I got on my bicycle and rode four days of RAGBRAI this year. It was a great time, despite a little rain in Bremer County and very sore backside by the time I dipped my front tire in the Mississippi River at Guttenberg.
RAGBRAI really highlights so many of the great things about Iowa. Riders enjoyed a full-frame view of the beautiful Iowa countryside (which my legs can verify is definitely not flat — no matter what some non-Iowans still believe). They saw every size and type of farm and, maybe best of all, they experienced the famous small-town Iowa hospitality.
About the only disappointment was the condition of many of the rural roads and bridges we rode over.
It definitely underscored for me the importance of improving Iowa’s rural transportation infrastructure. It also verified that an increase in the state’s fuel tax is the fairest way to raise the additional funding, approximately $215 million per year that Iowa needs to adequately care for its roads and bridges.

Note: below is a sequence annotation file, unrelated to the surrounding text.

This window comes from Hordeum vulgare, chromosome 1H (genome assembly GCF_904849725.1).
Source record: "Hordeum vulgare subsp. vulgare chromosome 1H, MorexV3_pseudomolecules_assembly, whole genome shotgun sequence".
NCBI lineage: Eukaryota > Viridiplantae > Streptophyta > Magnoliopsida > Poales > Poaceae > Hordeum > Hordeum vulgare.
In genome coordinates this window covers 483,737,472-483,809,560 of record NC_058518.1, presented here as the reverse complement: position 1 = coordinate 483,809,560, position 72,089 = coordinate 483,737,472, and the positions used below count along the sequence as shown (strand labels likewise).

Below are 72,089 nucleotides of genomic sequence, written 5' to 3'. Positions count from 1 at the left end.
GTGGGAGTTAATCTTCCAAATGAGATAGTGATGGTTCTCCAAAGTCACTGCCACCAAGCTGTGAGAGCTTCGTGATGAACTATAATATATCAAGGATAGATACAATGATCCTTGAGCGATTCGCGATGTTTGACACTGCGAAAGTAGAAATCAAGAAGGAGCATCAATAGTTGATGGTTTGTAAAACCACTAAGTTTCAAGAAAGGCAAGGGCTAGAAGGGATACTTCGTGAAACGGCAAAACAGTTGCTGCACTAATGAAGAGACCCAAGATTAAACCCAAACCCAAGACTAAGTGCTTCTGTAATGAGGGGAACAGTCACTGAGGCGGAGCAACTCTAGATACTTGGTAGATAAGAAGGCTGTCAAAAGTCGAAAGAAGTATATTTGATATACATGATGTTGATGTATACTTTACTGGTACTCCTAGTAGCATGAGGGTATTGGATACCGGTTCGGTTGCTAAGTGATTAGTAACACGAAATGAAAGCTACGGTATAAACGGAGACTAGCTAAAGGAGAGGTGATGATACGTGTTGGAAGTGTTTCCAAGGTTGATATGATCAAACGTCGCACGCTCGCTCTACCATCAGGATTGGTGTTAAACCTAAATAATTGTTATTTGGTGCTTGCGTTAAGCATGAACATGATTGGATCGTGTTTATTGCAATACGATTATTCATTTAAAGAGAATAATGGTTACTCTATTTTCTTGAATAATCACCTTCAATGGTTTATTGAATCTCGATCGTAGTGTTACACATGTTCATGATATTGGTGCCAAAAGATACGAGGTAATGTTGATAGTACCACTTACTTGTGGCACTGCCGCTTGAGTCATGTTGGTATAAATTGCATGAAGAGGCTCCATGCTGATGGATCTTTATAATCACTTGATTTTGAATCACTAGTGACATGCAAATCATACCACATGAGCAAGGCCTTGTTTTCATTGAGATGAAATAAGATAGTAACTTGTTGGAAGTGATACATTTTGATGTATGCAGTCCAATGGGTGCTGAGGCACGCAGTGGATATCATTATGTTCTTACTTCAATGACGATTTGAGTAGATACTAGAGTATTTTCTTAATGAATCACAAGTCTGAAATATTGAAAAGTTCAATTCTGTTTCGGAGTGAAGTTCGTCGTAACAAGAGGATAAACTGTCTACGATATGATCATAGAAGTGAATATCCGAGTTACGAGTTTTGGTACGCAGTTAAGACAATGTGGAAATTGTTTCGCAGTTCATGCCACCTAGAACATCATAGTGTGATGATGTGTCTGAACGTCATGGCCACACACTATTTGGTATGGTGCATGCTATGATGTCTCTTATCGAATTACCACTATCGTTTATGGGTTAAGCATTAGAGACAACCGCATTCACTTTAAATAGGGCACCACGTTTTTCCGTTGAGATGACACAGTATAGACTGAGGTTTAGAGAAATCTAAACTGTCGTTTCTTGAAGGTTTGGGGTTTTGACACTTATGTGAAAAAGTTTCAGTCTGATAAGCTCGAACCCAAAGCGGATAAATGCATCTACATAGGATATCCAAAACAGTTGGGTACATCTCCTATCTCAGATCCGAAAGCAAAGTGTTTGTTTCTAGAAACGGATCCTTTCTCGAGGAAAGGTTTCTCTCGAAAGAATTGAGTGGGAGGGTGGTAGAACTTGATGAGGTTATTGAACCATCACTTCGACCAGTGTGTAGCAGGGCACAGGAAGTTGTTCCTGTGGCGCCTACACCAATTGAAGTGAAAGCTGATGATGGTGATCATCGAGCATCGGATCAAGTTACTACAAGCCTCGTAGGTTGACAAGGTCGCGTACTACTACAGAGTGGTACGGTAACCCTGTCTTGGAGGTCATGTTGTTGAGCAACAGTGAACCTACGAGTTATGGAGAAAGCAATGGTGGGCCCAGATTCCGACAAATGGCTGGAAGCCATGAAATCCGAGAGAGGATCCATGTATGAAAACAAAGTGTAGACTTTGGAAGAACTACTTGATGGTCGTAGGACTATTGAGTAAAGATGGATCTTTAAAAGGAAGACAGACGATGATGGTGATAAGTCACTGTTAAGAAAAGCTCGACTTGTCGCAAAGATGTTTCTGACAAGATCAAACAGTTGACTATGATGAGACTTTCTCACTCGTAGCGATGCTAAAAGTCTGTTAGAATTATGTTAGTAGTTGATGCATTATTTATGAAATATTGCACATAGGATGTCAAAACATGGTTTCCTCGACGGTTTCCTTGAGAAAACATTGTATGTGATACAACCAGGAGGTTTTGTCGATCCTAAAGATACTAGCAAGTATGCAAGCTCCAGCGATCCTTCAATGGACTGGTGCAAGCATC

When you are bumping along on a bike, you really get a feel for how much work is needed. For every good road we saw on RAGBRAI, it seemed like there were two or three that were beaten up, rutted and full of cracks. And many of the bridges looked like something out of the era when most bikes had fenders and cars sported tailfins.
Of course, it’s not important to repair roads and bridges for a bike ride, even one as big as RAGBRAI. But improving roads and bridges is critical for Iowa farmers, small-town businesses and the entire rural economy.
Iowa has not increased its fuel gasoline tax since 1989, maybe not the tailfin era, but a time when repairing roads and bridges was significantly cheaper. The dire need for road repairs, and the lack of funding, has prompted some counties to borrow money and issue bonds to pay for infrastructure. That’s a dangerous trend which will put more pressure on property taxpayers, because they are the ones on the hook for the debt.
The bottom line: An increase in the gasoline tax is the fairest way to assure that everyone who uses the roads pays their share.
That includes people from other states who likely crossed Iowa to get to the starting point or finish line of RAGBRAI. It just makes sense that they pay their fair share for infrastructure upkeep.
By Dirck Steimel. Dirck is Iowa Farm Bureau News Services manager and editor of the Iowa Farm Bureau Spokesman.
Roads not great for bikes, worse for Iowa's economy